After passing the third new construction, four-story, brick condo building on just one block this afternoon, I commented to my friend that we have to stop using brick veneers in Chicago. It partially made sense when we used it for structure to hold up the floor and roof above (or to an extreme example seventeen floors – see monadnock building), but no longer seems functional since brick is not used to support loads in new construction, typically.
Most buildings that appear to be brick are simply made up of a brick veneer which hides the light wood frame construction behind it. The wood frame is the complete structural system and also provides a cavity for insulation, usually in the form of fiberglass batts. This assembly relegates brick purely to an “aesthetic” gesture status. And sustainable design, or good design for that matter, has no place for purely aesthetic gestures.
There is a rationale in this city that brick equals grandeur, however its ubiquity has demoted it to a run-of-the-mill material in my opinion. The city even tends to require that most public housing or discretionary projects be brick adding to its commonality. On the surface it apparently evokes feelings of a stately residence, but it is simply gingerbread, no more useful than crown molding. This is not a debate of minimalist architecture versus the ornate, but a fact of practicality and function.
All that said, we can still design a sustainable wall system out of masonry, it just has to be turned inside-out. Since masonry is an optimal thermal mass material it should be placed so that it is exposed to the interior. A brick veneer wastes brick’s thermal mass excellence on mere decorum. This, during the cold months, will allow the heat in a space to be absorbed during the warm hours and released during the cool hours. Brick cannot achieve this if it is placed on the exterior of a building with insulation between it and the occupant. The exterior side could then be an insulated wood frame wall which will prevent the heat loss that is obtained from the thermal massed masonry.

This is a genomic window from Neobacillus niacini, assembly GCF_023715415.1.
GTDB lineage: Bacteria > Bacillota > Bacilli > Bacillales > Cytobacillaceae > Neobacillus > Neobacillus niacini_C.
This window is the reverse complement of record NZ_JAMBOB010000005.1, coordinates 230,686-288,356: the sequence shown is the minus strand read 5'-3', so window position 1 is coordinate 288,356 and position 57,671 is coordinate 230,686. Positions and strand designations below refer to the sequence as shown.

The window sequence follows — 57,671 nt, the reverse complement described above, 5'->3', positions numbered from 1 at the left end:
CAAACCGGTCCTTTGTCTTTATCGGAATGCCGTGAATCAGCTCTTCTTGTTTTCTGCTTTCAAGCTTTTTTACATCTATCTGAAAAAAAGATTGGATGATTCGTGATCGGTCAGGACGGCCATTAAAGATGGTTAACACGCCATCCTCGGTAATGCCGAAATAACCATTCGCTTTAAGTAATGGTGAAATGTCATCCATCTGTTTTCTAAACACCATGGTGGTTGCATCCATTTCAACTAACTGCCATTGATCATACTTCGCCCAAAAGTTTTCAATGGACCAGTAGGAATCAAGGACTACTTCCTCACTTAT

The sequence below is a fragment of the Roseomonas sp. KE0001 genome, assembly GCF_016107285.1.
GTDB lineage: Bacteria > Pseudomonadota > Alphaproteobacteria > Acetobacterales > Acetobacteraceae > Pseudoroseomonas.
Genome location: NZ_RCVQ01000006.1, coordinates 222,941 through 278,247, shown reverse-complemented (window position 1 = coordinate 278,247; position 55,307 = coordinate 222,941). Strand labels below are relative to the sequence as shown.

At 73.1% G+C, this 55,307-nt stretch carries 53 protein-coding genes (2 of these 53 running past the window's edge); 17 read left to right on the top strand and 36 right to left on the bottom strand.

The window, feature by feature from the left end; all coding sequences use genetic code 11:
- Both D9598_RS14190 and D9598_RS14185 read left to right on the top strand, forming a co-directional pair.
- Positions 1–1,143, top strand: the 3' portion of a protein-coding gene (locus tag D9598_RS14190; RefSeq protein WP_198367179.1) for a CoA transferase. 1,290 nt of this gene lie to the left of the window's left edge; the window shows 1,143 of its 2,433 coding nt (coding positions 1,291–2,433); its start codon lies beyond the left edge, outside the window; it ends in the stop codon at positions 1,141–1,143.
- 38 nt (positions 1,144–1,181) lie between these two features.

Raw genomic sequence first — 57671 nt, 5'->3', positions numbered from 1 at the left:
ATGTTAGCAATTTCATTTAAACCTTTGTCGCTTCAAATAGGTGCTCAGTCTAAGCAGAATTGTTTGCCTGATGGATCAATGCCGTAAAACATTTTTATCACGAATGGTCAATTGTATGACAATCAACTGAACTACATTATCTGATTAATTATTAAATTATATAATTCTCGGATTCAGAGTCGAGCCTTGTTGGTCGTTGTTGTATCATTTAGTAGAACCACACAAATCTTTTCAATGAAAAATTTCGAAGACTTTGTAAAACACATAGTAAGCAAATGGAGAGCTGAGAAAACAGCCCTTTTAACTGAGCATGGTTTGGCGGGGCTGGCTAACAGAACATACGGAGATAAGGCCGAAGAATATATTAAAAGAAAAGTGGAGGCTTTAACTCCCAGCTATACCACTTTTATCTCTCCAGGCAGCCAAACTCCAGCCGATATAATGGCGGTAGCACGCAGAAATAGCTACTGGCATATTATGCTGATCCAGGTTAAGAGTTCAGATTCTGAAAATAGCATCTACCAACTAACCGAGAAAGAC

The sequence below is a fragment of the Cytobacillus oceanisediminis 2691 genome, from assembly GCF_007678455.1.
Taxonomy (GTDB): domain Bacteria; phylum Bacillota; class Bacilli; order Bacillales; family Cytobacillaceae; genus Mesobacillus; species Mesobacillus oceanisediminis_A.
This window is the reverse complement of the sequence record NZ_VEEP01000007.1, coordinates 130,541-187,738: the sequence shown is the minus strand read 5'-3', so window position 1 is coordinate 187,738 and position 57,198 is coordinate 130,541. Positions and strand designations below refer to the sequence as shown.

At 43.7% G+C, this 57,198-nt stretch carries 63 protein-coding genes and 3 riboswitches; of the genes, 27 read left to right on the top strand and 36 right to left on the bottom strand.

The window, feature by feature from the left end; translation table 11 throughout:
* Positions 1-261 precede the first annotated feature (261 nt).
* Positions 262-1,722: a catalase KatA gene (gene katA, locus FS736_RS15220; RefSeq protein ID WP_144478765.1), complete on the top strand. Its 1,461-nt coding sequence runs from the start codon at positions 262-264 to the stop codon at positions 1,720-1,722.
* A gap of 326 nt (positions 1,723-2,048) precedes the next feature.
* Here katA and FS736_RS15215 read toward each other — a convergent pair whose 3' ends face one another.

Later the same day I toured a LEED certified house in Ravenswood, and wouldn’t you know, the house actually implemented this “reverse wall” assembly on the north facing facades. The north wall was constructed of 8″ concrete block at the interior face, a 6″ air gap, then a panelized 2×6 wall with spray foam insulation, and finally a fibrous wood rain screen as the exterior finish. The south wall was mainly glazing with an overhang above that allows direct sun during the winter months, and shades the sun during the summer. It is claimed that the 20″ thick assembly could achieve an R-35 rating. Counterpoint, at that thickness they could have achieved an R-30 to R-40 rating with strawbale construction (probably would have saved quite a bit of money too).
Ornament for ornament’s sake is not a sustainable practice, or even good design practice really. There is no reason archaic materials can’t be used in modern buildings, but they should be re-purposed so that we take advantage of their inherent characteristics.